The life of our loving Redeemer was full of desolation, and bereft of every comfort. It was a great ocean of bitterness, without one drop of sweetness or consolation: For great as the sea is thy destruction (Lam. ii. 13). This was revealed by our Lord to St. Margaret of Cortona, when He told her that in His whole life He never experienced sensible consolation.
A brief meditation for Christians from Bishop ✠Richard Challoner for everyday of the year.
Carissimi: Today’s Mass; Feria III All Saints Octave
If you wish to acquire perfect humility, accept in peace all the contempt and bad treatment you may receive. These are easily borne by all who truly believe that in punishment of their sins they merit nothing but scoffs and insults. Humiliation is the touchstone of sanctity. St. John Chrysostom says that to receive an affront with meekness is the most certain proof of virtue. In his History of Japan, Father Crasset relates that during the last persecution, in consequence of having received an insult without resenting it, a certain Augustinian missionary, though disguised, was instantly taken for a Christian, and cast into prison, by the idolaters, who asserted that no one but a Christian could practise such virtue.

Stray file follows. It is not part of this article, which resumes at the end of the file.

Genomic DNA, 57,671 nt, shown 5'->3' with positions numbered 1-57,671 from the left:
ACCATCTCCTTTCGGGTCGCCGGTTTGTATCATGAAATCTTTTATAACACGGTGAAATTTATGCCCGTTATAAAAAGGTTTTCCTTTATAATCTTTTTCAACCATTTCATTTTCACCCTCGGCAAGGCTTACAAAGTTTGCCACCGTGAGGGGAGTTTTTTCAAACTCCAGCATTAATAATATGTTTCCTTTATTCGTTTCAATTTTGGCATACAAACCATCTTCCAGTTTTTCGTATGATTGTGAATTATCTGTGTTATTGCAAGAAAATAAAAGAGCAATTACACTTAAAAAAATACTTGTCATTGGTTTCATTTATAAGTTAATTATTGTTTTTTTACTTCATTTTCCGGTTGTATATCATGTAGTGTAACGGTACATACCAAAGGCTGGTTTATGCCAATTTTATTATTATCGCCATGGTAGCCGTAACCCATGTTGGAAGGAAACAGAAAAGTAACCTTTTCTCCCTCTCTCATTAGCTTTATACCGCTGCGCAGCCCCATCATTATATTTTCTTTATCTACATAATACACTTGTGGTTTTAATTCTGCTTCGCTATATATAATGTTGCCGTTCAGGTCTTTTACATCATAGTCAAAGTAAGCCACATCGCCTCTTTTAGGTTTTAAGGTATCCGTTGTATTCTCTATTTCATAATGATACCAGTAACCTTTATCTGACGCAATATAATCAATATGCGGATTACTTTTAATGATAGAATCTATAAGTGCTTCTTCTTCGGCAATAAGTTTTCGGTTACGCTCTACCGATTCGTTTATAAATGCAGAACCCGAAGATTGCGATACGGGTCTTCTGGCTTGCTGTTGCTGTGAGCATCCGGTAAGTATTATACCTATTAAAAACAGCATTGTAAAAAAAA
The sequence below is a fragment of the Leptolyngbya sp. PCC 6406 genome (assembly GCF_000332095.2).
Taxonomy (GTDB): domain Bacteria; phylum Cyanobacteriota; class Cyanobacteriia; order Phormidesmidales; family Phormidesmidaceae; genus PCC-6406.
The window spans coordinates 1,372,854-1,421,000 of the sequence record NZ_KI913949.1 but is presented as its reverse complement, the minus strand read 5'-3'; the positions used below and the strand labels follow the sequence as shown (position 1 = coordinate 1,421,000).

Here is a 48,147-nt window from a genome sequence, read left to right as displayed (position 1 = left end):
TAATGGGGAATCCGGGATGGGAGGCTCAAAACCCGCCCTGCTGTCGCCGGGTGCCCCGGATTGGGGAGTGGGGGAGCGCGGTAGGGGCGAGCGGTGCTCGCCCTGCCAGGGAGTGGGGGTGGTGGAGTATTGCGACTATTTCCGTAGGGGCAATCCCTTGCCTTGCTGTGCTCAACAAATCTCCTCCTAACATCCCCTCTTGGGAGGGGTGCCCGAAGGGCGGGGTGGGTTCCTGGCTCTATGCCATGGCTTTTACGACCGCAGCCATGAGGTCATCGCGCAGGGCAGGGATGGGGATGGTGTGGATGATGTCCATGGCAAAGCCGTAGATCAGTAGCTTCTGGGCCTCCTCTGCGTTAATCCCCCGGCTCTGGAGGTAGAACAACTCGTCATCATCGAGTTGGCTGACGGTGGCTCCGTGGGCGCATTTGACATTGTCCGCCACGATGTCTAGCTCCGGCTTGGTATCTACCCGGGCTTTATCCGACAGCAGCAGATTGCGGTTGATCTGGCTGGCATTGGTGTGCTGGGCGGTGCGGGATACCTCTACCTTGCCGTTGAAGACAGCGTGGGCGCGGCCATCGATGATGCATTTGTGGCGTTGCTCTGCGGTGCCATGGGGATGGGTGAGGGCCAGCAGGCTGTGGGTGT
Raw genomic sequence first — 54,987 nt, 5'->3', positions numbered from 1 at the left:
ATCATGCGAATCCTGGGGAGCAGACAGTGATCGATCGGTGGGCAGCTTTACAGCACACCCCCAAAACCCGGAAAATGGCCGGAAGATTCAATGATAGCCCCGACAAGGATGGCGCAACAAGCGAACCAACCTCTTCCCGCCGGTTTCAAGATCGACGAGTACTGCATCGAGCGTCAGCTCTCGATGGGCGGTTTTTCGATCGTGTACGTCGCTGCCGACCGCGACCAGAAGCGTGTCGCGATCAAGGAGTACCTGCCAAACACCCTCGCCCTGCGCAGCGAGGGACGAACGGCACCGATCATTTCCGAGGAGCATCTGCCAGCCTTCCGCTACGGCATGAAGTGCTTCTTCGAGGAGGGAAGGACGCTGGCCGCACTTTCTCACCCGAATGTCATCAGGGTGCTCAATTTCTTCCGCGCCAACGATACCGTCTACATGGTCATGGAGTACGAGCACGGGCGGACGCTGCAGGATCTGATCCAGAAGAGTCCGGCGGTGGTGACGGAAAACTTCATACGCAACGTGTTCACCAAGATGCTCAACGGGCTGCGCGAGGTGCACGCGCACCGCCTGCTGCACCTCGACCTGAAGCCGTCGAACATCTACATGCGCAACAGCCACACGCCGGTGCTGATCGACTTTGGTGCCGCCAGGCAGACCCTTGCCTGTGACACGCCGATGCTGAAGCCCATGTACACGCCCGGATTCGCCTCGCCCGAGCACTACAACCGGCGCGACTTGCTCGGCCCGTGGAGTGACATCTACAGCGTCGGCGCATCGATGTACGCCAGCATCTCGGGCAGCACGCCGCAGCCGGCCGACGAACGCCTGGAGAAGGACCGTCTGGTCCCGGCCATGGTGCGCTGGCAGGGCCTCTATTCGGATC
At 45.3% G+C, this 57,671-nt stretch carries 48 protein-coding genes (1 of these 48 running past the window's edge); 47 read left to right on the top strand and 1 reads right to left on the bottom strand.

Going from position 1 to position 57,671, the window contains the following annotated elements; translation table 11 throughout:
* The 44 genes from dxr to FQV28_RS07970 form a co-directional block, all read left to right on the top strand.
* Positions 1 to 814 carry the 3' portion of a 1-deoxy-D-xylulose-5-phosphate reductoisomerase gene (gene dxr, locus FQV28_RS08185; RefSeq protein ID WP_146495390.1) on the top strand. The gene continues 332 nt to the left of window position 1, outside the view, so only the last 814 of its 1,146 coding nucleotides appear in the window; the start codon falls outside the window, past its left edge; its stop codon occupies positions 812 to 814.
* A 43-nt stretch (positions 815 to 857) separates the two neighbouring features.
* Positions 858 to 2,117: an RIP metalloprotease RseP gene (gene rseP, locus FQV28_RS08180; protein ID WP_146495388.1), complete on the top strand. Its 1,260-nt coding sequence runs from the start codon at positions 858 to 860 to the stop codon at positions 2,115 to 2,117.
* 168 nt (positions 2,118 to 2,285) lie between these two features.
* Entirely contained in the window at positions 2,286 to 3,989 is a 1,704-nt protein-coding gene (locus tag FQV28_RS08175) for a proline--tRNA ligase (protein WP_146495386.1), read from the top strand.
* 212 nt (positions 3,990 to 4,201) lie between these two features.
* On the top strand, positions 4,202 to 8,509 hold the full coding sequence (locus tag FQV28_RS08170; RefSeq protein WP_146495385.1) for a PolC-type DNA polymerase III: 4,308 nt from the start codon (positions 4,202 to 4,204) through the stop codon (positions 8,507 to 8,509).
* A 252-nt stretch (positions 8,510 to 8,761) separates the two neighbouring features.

We have seen him … despised and the most abject of men (Is. liii. 2, 3). This great prodigy was once seen upon earth — the Son of God, the Lord of all Creation, the King of Heaven, despised as the most abject of men! Ah, how few there are, even among Christians, who reflect on the sorrows and ignominies which this Saviour endured for our sakes!